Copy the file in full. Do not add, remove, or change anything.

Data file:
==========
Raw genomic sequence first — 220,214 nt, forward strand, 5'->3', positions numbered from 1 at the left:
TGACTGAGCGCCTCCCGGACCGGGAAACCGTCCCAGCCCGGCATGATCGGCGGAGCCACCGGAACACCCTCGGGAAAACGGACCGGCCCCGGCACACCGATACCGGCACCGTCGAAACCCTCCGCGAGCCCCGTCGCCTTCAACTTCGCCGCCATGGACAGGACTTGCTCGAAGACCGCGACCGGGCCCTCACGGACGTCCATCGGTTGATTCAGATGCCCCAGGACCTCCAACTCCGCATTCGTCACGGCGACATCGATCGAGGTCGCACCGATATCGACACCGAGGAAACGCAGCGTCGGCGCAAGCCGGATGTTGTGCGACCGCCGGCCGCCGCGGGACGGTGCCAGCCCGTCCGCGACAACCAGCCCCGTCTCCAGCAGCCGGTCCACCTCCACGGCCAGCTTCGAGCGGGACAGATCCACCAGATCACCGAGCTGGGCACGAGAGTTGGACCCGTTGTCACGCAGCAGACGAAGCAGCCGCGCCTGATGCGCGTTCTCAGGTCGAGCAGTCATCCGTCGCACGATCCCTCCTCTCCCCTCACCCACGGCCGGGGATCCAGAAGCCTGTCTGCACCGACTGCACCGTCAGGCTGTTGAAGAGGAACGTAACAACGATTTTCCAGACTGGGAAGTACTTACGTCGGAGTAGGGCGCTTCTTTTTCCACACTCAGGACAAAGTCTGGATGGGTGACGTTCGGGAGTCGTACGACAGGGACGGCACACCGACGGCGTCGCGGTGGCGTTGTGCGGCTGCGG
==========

Raw genomic sequence first — 220,214 nt, forward strand, 5'->3', positions numbered from 1 at the left:
TGACTGAGCGCCTCCCGGACCGGGAAACCGTCCCAGCCCGGCATGATCGGCGGAGCCACCGGAACACCCTCGGGAAAACGGACCGGCCCCGGCACACCGATACCGGCACCGTCGAAACCCTCCGCGAGCCCCGTCGCCTTCAACTTCGCCGCCATGGACAGGACTTGCTCGAAGACCGCGACCGGGCCCTCACGGACGTCCATCGGTTGATTCAGATGCCCCAGGACCTCCAACTCCGCATTCGTCACGGCGACATCGATCGAGGTCGCACCGATATCGACACCGAGGAAACGCAGCGTCGGCGCAAGCCGGATGTTGTGCGACCGCCGGCCGCCGCGGGACGGTGCCAGCCCGTCCGCGACAACCAGCCCCGTCTCCAGCAGCCGGTCCACCTCCACGGCCAGCTTCGAGCGGGACAGATCCACCAGATCACCGAGCTGGGCACGAGAGTTGGACCCGTTGTCACGCAGCAGACGAAGCAGCCGCGCCTGATGCGCGTTCTCAGGTCGAGCAGTCATCCGTCGCACGATCCCTCCTCTCCCCTCACCCACGGCCGGGGATCCAGAAGCCTGTCTGCACCGACTGCACCGTCAGGCTGTTGAAGAGGAACGTAACAACGATTTTCCAGACTGGGAAGTACTTACGTCGGAGTAGGGCGCTTCTTTTTCCACACTCAGGACAAAGTCTGGATGGGTGACGTTCGGGAGTCGTACGACAGGGACGGCACACCGACGGCGTCGCGGTGGCGTTGTGCGGCTGCGG